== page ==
When asked, I used to tell people I was a graffiti artist and I thought nothing of it. That's what I was, what else would I say? As my career in art progressed, I came to the point where I felt I needed something more. I thought about going to school as some of my friends and contemporaries had before me, and in time I too decided to take that route hardcore graffiti writers looked down on. I think that was an artistic coming of age. I knew I had more to offer, and it's almost as if graffiti was keeping me stagnate. I wasn't growing.

Art school exposed me to so much. I had already taken my skills in graffiti, airbrushing and caricatures to their limits. I soaked up as much as I could in the time I was there, and that too changed my life; it gave me new possibilities.

I like to think I'm a fine artist trapped in an illustrator's body and mind. I love the abstract. Abstract art is a big influence on me, if not my work, and because of that I'm torn. I do a certain kind of art to pay the bills, and then I make another kind of art for myself, and then sometimes I try to mix them both together and sometimes people get it and other times they don't. Nowadays my work, both commercial and personal, mixes a few different styles, and the lines between them all are being blurred more and more every day. I really like painting a wall with spray-paint. I'm working a little out of my comfort zone (detailed graffiti characters) and painting more simplified shapes and blending my characters and letters together. I'd like to develop that more. Graffiti is something I can do; it doesn't define who I am anymore.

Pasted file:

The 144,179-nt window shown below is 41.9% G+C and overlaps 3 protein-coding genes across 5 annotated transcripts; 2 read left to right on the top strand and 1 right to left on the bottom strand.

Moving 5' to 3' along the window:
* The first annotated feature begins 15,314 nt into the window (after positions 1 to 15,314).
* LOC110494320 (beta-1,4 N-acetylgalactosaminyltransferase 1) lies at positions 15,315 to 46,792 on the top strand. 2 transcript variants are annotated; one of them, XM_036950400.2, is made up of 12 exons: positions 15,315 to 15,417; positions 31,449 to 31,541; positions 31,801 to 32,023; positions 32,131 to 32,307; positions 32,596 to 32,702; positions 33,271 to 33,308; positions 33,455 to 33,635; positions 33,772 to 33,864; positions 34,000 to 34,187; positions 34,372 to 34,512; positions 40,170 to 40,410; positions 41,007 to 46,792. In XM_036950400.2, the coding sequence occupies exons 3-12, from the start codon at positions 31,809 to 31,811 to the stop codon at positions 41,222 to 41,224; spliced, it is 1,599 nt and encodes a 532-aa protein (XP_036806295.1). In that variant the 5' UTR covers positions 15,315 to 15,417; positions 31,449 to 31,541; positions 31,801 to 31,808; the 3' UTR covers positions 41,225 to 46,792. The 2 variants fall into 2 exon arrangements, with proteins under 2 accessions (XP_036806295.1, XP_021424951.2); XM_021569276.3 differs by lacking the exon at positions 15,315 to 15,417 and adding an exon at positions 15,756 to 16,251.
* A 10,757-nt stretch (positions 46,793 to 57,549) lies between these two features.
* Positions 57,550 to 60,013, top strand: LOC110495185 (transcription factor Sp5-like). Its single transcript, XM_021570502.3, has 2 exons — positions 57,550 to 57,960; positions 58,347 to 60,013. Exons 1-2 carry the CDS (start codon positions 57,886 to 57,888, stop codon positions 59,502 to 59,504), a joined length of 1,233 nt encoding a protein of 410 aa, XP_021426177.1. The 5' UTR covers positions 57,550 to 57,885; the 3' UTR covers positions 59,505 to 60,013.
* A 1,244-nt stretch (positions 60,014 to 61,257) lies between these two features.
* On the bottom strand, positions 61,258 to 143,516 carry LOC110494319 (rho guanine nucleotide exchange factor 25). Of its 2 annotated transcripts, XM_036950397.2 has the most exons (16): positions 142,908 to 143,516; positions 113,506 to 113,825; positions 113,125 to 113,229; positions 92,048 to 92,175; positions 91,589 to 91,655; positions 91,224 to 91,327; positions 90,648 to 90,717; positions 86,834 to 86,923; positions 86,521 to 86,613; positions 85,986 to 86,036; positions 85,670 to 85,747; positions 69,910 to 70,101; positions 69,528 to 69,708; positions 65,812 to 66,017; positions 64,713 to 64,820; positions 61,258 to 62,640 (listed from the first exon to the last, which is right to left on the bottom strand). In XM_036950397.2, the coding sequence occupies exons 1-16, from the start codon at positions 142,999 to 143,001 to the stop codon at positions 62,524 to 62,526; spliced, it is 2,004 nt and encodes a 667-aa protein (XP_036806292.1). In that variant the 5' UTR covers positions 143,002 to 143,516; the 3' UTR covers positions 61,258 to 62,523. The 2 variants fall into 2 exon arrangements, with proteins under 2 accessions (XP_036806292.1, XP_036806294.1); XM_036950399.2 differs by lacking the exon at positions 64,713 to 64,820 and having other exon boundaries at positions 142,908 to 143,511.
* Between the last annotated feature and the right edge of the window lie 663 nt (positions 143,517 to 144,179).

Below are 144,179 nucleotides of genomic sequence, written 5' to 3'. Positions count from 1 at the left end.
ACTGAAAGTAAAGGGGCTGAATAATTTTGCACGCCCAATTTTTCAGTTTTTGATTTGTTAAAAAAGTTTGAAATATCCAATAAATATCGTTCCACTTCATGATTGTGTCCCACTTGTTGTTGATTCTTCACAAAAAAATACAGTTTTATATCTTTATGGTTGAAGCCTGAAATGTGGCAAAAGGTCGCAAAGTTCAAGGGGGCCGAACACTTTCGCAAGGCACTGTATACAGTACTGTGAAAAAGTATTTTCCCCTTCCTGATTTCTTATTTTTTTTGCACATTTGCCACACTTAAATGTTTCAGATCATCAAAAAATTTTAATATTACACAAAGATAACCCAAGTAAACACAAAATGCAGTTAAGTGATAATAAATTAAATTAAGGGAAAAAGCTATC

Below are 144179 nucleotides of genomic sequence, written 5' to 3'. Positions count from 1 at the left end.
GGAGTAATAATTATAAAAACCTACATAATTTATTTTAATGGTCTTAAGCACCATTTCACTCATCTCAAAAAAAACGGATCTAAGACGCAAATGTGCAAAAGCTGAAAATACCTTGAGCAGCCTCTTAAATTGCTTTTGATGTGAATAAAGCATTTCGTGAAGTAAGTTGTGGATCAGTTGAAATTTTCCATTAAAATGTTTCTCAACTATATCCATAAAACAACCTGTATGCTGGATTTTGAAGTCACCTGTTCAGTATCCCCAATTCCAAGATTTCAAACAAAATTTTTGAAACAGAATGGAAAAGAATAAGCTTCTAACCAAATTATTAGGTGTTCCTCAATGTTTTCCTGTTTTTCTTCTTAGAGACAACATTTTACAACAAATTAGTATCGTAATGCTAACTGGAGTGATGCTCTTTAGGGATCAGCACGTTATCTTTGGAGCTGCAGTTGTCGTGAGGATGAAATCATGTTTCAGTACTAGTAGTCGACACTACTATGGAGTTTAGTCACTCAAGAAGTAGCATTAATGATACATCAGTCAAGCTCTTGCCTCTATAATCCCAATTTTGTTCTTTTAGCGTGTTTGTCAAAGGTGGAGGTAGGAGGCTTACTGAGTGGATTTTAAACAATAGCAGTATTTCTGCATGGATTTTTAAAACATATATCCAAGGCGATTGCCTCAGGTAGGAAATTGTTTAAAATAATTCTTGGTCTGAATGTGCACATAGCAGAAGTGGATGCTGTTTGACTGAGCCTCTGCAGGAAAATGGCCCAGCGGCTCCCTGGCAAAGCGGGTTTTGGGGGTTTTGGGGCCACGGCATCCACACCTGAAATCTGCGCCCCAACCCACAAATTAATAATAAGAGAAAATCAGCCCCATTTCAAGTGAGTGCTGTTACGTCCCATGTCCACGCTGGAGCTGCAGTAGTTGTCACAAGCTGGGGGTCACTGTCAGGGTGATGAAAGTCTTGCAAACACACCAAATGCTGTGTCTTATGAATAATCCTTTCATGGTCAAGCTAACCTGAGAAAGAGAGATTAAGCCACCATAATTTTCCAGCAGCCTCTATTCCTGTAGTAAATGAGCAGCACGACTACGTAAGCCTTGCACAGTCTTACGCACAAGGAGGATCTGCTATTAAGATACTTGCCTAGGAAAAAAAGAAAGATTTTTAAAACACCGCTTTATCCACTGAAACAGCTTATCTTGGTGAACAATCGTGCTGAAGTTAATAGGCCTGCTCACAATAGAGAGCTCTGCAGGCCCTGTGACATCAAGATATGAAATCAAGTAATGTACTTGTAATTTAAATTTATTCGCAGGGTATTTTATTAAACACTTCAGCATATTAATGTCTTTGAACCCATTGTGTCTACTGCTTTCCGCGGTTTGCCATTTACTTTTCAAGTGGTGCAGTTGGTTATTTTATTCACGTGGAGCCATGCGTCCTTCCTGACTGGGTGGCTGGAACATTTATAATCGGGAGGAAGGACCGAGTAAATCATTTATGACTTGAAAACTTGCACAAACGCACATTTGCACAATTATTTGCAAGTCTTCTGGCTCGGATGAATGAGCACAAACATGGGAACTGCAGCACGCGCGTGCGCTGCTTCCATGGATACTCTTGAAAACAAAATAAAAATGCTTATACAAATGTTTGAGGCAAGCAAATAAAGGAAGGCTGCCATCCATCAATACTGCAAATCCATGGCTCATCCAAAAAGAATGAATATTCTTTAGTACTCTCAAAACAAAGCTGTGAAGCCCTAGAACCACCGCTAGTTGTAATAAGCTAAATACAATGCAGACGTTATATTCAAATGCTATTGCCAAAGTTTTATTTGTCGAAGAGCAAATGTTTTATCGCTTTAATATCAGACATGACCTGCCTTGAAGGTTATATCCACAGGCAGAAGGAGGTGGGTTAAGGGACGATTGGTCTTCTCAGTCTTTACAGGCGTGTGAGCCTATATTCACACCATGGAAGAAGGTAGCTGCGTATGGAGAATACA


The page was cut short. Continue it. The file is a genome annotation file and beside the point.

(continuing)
Can you tell me a little bit about how the ďOn The DailyĒ comic came about?
I've always been into sneakers, ever since I was a broke-ass 8th grader sporting Pro-Wings and watching the cool kids rock Air Jordans. The love affair came and went over the years, but really hit me hard when I started working in the video game industry. I developed a little bit of a sneaker collecting problem. I think it was a way to make up for the pairs I couldn't have as a kid. I also love comic books and always wanted to do my own book relating to things I like. In August 2009, I was introduced to someone looking for an artist that could draw characters well. While the initial idea was totally different, we had a brainstorming session and thought up the idea of doing a sneakerhead comic. And to keep costs low, we'd make it an online strip, which you can find at http://onthedailychi.blogspot.com/. Then I asked one of Chicago's illest, ST!ZO, to join the team for design and post-production. One year in, and we just dropped the 15th strip. And it's free!

You rep Chicago pretty hard. How important is the city to you in terms of inspiration?